As for your other comments, I replied with actual facts in my other thread. Thanks for your thoughts, I'm not attacking you, I'm just sick of the IMF excuse.
     
  4. Claudette
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    Claudette Gold Member

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    I have European freinds who think we are crazy, with a capital C, for even considering univeral healthcare here in America. These folks outta know. Its what they have in their countries.
     
  5. Truthmatters
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    Truthmatters BANNED

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    then they are the vast minority.

    All of the facts point obviously in ONE direction.

    Universal healthcare with a single payer provides cheaper and better care everywhere it is implimented.


    Why is the right always on the opposite side of the facts?
     
  6. PLYMCO_PILGRIM
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    PLYMCO_PILGRIM Gold Member

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    I will edit in my opinions/answers in the thread using red

    hope i helped.
     
    • Thank You! Thank You! x 1
    Last edited: Dec 9, 2009
  7. PLYMCO_PILGRIM
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    PLYMCO_PILGRIM Gold Member

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    England and Cuba don't count then?
     
  8. EriktheRed
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    EriktheRed Eh...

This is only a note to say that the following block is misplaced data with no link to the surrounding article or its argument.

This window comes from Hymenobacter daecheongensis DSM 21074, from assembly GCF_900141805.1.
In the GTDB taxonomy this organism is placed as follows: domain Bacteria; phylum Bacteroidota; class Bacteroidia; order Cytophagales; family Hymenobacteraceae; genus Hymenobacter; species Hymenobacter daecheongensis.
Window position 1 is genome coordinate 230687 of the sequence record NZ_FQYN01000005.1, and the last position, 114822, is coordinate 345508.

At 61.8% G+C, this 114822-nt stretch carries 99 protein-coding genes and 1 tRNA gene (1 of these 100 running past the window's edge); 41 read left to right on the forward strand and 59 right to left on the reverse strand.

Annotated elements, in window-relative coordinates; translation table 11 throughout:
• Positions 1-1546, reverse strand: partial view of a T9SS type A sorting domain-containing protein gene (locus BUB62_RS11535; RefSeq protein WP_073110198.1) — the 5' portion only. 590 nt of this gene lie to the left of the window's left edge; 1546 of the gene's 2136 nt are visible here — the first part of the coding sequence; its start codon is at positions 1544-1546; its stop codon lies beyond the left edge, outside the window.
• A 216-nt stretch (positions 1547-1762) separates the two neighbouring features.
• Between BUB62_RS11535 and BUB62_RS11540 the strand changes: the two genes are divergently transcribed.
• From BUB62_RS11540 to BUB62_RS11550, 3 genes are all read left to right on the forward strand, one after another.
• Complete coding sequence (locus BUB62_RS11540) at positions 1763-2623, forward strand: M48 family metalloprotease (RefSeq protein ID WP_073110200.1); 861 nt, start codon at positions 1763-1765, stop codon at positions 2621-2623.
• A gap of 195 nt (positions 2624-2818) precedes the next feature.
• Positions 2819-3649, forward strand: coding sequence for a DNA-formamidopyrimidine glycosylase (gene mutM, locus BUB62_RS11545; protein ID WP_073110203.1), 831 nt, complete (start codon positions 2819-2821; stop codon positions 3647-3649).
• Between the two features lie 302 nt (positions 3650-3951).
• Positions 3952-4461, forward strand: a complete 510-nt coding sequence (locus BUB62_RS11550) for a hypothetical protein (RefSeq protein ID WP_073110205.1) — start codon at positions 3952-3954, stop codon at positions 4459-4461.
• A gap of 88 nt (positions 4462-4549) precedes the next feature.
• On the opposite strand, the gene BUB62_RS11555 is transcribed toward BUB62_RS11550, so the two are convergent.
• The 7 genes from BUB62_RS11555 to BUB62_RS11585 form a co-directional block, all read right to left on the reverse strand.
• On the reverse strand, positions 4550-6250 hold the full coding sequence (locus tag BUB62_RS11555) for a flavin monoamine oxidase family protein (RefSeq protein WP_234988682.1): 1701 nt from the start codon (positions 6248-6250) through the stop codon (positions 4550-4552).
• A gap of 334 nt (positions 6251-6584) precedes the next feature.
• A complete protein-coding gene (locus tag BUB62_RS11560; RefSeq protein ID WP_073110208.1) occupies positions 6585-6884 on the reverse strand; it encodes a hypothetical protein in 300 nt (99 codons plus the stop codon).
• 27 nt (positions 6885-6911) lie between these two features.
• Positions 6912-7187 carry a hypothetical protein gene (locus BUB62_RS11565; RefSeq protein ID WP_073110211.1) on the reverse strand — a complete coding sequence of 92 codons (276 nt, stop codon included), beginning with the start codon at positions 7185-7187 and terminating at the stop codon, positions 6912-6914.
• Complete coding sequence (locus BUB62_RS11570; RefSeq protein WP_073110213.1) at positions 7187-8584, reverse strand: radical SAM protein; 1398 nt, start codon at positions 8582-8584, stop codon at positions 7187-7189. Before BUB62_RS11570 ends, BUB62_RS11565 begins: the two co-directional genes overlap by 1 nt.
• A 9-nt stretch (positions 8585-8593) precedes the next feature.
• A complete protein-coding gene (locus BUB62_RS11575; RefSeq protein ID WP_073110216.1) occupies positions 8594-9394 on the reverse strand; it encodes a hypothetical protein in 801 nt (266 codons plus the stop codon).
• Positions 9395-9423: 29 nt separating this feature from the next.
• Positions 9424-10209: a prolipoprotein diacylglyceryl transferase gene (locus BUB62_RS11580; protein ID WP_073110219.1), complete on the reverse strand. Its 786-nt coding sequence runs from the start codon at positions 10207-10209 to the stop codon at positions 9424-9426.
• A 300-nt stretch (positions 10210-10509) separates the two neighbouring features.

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    I have European friends, too. They think we're crazy for not having it, or at least something closer to it.
     
  9. EriktheRed
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    EriktheRed Eh...

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    I don't know about Cuba, but it's my understanding that, despite whatever drawbacks critics point to, NHS is still popular in England and overall more preferable to the way our system is working here.


    Also...


    In Their Own Words: The NHS Rebuttal to the Associated Press (AP) : Hisham’s Blog
     
  10. lschs77
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    lschs77 Rookie

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    For someone with the name truthmatters you seem to be on the wrong side of the facts. Actually universal healthcare has not lead to decrease in costs everywhere it is implemented. Instead of taking a journey across the atlantic to observe european healthcare, lets just look at Massachusetts.

    Spending for the Commonwealth Care subsidized program has doubled, from $630 million in 2007 to an estimated $1.3 billion for 2009, which, unfortunately, is not sustainable.

    Massachusetts provides more than 96 percent of their population with health insurance. However, due to the failure to control costs (how much insurance companies pay hospitals and physicians), insurance premiums for most residents are increasing.

    The difficulty in finding a provider was felt more among lower-income adults (29%) than higher-income adults (15%), and for those with public and other coverage (32%) than those with private coverage (16%).

    One in five adults said they had been told in the last 12 months that a doctor or clinic was not accepting new patients or would not see patients with their type of insurance.